Homeland Security has decided to do away with the color coded terrorism threat levels. Probably a good idea. We've been at Yellow for years. I've developed security plans for critical infrastructure facilities that were based on the colors, but the time for that has passed. They were put in place as a stopgap measure that seems to have stuck.
For the nation as a whole, it's hard to think that one threat level could be effective. When Los Angeles is under a verified threat, I'm pretty sure that Green River, Wyoming is pretty safe. I think that such color coding could be effective for individual cities, or perhaps specific parts of critical infrastructure and key resources.
DHS is phasing out the color code system between now and April. I'll take it off of here this weekend.
What's On Base?
This is not a line from Abbot and Costello, it's a question you ought to know the answer to if there is a military or government facility near your home.
Last night, the Army's Dugway Proving Ground, about 85 miles from Salt Lake City, was in "lockdown" for almost 12 hours for "an ongoing security operation" with no other information about why the employees who were supposed to leave at 5:30 were stuck there until the wee hours of the morning. Dugway is almost 800,000 acres, about the size of Rhode Island.
Much later, the Army revealed that a vial of VX nerve agent had been missing. It was found.
Knowing what kind of facility is near your home is not being paranoid, it simply gives you situational awareness and allows you to adjust your risk matrix so that you can be prepared for what might be unique to your area.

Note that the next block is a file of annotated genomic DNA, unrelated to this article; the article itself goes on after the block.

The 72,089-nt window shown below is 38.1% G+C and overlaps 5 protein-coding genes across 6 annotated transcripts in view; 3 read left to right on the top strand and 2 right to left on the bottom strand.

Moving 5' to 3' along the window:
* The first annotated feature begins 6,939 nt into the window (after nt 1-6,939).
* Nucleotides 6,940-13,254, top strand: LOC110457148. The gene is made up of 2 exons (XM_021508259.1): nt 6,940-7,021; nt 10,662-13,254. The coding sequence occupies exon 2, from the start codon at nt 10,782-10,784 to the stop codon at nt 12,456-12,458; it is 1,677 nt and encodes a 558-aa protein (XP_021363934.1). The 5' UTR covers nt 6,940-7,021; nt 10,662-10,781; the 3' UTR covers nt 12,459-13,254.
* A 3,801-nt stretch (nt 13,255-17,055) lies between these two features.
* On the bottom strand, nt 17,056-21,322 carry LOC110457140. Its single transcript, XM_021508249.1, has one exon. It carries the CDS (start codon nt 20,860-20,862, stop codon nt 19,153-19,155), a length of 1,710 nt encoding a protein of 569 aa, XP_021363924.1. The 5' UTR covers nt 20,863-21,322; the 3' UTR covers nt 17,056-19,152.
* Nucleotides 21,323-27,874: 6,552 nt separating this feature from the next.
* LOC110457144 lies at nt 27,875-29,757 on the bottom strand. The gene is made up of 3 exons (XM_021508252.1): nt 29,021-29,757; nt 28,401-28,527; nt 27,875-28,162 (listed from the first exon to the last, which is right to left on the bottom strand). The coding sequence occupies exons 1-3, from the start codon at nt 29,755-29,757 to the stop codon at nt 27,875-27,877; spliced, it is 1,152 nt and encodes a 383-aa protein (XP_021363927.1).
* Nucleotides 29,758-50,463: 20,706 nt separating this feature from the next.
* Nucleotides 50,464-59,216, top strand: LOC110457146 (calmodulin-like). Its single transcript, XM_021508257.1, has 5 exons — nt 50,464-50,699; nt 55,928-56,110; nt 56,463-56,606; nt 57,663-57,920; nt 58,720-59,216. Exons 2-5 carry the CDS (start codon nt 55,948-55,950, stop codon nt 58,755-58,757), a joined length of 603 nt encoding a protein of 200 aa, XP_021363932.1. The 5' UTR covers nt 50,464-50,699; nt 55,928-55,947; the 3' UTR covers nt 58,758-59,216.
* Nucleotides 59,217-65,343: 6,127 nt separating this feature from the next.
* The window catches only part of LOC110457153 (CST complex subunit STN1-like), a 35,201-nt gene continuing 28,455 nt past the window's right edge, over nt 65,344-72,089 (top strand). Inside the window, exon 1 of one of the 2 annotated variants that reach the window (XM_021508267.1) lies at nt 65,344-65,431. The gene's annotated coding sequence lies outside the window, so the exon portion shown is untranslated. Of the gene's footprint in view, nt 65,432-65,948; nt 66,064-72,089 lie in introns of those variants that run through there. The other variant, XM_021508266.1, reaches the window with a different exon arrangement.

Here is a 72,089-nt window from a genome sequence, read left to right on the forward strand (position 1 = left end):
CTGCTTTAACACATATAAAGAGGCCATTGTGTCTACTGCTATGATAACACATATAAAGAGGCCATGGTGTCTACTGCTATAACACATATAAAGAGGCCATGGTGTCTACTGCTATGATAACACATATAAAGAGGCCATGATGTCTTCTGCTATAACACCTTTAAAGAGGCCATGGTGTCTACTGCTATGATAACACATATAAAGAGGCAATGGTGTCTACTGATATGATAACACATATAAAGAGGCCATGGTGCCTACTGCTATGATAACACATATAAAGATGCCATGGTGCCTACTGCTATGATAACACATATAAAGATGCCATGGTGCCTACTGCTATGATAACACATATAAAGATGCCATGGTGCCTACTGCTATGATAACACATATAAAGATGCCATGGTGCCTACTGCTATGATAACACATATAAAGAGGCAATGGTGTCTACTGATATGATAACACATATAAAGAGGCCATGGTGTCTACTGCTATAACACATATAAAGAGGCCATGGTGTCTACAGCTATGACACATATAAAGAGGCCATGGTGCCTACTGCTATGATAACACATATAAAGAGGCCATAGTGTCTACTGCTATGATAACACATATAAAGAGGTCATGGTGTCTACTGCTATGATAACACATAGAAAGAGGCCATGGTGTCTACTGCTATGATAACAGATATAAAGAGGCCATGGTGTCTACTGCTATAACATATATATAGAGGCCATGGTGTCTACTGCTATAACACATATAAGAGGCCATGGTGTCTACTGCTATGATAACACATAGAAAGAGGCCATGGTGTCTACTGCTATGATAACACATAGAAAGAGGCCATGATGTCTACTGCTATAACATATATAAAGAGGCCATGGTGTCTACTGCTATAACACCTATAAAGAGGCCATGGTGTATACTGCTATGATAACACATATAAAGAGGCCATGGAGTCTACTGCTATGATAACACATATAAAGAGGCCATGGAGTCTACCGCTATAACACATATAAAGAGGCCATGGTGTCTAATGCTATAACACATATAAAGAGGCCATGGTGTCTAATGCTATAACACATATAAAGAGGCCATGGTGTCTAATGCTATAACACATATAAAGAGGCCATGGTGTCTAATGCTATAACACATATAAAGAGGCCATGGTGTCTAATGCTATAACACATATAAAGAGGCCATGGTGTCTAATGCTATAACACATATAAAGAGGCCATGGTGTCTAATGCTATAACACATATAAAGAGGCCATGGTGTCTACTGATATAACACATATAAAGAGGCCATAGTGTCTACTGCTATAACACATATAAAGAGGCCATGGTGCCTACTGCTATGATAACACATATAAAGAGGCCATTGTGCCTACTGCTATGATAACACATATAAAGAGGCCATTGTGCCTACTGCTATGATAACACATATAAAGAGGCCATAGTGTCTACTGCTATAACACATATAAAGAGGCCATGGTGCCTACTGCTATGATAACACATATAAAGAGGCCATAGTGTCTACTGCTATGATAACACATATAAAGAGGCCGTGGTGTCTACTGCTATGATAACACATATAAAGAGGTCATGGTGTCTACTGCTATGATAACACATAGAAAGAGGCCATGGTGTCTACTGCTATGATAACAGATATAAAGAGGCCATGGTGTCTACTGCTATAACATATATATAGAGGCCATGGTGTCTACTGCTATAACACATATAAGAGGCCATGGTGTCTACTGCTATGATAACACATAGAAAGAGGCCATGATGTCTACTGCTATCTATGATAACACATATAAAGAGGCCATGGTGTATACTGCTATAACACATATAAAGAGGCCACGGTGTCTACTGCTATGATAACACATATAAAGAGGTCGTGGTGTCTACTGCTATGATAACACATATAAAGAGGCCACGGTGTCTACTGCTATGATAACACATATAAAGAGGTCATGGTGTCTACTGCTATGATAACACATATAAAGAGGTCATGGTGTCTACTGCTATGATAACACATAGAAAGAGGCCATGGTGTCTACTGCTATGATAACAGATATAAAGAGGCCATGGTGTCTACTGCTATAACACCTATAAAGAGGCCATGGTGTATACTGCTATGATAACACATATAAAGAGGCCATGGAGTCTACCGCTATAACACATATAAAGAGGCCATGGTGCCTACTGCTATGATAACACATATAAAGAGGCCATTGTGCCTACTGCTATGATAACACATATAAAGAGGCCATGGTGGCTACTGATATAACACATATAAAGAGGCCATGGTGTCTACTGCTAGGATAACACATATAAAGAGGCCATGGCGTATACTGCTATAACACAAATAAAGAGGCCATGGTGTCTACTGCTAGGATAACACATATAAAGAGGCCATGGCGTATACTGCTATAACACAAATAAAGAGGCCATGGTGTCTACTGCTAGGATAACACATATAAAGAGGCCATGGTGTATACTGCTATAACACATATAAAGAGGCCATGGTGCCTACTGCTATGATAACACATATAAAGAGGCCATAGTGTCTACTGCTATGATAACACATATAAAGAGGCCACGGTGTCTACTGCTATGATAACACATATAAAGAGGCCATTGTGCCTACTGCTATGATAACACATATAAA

One That Got Away
Time for another gun I got rid of that I wish I still had. Back in probably 1987 or 88, I went to the local gun shop bound an determined to buy a Commando Mark 45 , a knock off of the Thompson. List price on it was $210 and I had the cash burning a hole in my pocket. Naturally, they did not have one anymore, so I had to get something. I ended up getting the Mossberg 500 Bullpup. If you are not familiar with the term "bullpup," it refers to a gun designed so that the receiver is actually in the stock, behind the trigger group. It allows for the effectiveness of a shoulder fired weapon, but the convenience of a stockless one. The Mossberg bullpup was heavy, bulky, and ugly as homemade sin, but it had a lot of character. I sold it a few years later, but I don't remember what I got for it or what I needed the money for. One recently sold on one of the gun auction sites for $535, so if I still had it, it would have been a good investment.